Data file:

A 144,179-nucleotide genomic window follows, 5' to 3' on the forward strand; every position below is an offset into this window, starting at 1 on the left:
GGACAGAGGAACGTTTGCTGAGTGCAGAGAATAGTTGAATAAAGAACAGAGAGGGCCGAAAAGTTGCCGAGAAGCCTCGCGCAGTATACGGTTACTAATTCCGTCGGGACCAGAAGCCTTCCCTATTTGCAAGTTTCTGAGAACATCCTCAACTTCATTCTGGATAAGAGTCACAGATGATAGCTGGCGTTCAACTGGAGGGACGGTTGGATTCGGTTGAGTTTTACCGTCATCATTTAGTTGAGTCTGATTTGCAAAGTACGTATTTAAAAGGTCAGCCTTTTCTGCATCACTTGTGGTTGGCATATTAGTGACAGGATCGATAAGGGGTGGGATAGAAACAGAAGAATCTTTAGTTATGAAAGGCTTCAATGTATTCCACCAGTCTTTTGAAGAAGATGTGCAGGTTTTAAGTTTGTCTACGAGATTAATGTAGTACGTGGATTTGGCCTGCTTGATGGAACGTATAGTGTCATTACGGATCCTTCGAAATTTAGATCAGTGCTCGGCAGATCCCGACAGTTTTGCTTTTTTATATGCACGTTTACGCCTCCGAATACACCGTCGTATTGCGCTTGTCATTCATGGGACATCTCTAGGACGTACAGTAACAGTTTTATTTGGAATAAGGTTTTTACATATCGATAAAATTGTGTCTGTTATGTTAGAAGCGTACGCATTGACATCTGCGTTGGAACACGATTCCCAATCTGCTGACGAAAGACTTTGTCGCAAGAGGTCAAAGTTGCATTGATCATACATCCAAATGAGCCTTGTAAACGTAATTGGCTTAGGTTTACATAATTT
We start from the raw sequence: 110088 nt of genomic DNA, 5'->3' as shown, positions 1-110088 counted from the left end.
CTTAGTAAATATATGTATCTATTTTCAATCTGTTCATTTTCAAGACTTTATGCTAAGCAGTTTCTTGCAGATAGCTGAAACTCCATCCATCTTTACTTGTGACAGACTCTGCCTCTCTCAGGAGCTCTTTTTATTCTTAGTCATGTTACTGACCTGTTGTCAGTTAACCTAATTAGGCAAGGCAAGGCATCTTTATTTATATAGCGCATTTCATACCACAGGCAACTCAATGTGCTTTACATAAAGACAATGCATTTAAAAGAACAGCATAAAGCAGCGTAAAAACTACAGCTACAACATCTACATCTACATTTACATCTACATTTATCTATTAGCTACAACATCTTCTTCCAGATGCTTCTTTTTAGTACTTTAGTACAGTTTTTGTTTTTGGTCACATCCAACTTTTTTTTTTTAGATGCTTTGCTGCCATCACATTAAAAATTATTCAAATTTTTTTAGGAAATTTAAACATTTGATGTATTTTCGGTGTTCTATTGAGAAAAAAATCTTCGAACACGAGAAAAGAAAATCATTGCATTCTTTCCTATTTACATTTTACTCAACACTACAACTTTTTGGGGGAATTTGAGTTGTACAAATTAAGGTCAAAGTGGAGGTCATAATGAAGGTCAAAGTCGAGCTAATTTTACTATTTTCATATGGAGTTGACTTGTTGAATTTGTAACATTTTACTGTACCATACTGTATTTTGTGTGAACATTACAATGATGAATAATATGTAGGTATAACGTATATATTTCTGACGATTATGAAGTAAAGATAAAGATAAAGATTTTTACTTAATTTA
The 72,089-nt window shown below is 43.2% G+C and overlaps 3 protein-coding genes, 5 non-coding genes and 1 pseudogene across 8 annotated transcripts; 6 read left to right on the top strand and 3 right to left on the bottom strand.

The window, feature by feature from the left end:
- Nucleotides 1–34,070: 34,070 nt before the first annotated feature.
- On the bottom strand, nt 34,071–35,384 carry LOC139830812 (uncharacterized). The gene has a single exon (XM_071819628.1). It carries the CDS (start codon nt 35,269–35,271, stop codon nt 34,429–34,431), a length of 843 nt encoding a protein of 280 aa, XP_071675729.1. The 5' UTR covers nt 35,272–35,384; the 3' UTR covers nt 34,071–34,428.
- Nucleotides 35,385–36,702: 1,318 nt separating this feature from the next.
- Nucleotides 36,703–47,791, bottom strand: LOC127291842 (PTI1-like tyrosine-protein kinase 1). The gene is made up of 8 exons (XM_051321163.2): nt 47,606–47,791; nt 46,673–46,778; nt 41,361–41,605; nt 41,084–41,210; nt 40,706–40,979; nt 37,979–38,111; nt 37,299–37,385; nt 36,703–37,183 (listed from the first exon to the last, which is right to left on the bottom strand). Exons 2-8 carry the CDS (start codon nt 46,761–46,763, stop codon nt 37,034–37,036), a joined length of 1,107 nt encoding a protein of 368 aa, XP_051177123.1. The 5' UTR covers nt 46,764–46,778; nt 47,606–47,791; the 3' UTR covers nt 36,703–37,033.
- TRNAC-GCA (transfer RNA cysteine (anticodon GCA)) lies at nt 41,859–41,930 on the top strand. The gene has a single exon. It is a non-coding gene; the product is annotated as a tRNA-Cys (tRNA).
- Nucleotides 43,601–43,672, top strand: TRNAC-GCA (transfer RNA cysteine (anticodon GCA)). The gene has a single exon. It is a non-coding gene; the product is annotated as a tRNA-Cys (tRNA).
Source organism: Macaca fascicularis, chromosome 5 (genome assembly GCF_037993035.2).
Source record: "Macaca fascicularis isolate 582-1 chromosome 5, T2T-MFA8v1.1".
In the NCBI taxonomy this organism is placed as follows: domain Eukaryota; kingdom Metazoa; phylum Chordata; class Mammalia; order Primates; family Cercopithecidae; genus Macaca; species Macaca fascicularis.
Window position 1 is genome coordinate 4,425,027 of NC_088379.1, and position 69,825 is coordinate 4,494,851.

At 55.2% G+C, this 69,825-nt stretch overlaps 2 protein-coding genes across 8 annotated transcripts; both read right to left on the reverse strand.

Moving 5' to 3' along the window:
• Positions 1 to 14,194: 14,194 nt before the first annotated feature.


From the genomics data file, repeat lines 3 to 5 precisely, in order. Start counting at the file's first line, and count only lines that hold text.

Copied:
We start from the raw sequence: 110088 nt of genomic DNA, 5'->3' as shown, positions 1-110088 counted from the left end.
CTTAGTAAATATATGTATCTATTTTCAATCTGTTCATTTTCAAGACTTTATGCTAAGCAGTTTCTTGCAGATAGCTGAAACTCCATCCATCTTTACTTGTGACAGACTCTGCCTCTCTCAGGAGCTCTTTTTATTCTTAGTCATGTTACTGACCTGTTGTCAGTTAACCTAATTAGGCAAGGCAAGGCATCTTTATTTATATAGCGCATTTCATACCACAGGCAACTCAATGTGCTTTACATAAAGACAATGCATTTAAAAGAACAGCATAAAGCAGCGTAAAAACTACAGCTACAACATCTACATCTACATTTACATCTACATTTATCTATTAGCTACAACATCTTCTTCCAGATGCTTCTTTTTAGTACTTTAGTACAGTTTTTGTTTTTGGTCACATCCAACTTTTTTTTTTTAGATGCTTTGCTGCCATCACATTAAAAATTATTCAAATTTTTTTAGGAAATTTAAACATTTGATGTATTTTCGGTGTTCTATTGAGAAAAAAATCTTCGAACACGAGAAAAGAAAATCATTGCATTCTTTCCTATTTACATTTTACTCAACACTACAACTTTTTGGGGGAATTTGAGTTGTACAAATTAAGGTCAAAGTGGAGGTCATAATGAAGGTCAAAGTCGAGCTAATTTTACTATTTTCATATGGAGTTGACTTGTTGAATTTGTAACATTTTACTGTACCATACTGTATTTTGTGTGAACATTACAATGATGAATAATATGTAGGTATAACGTATATATTTCTGACGATTATGAAGTAAAGATAAAGATAAAGATTTTTACTTAATTTA
The 72,089-nt window shown below is 43.2% G+C and overlaps 3 protein-coding genes, 5 non-coding genes and 1 pseudogene across 8 annotated transcripts; 6 read left to right on the top strand and 3 right to left on the bottom strand.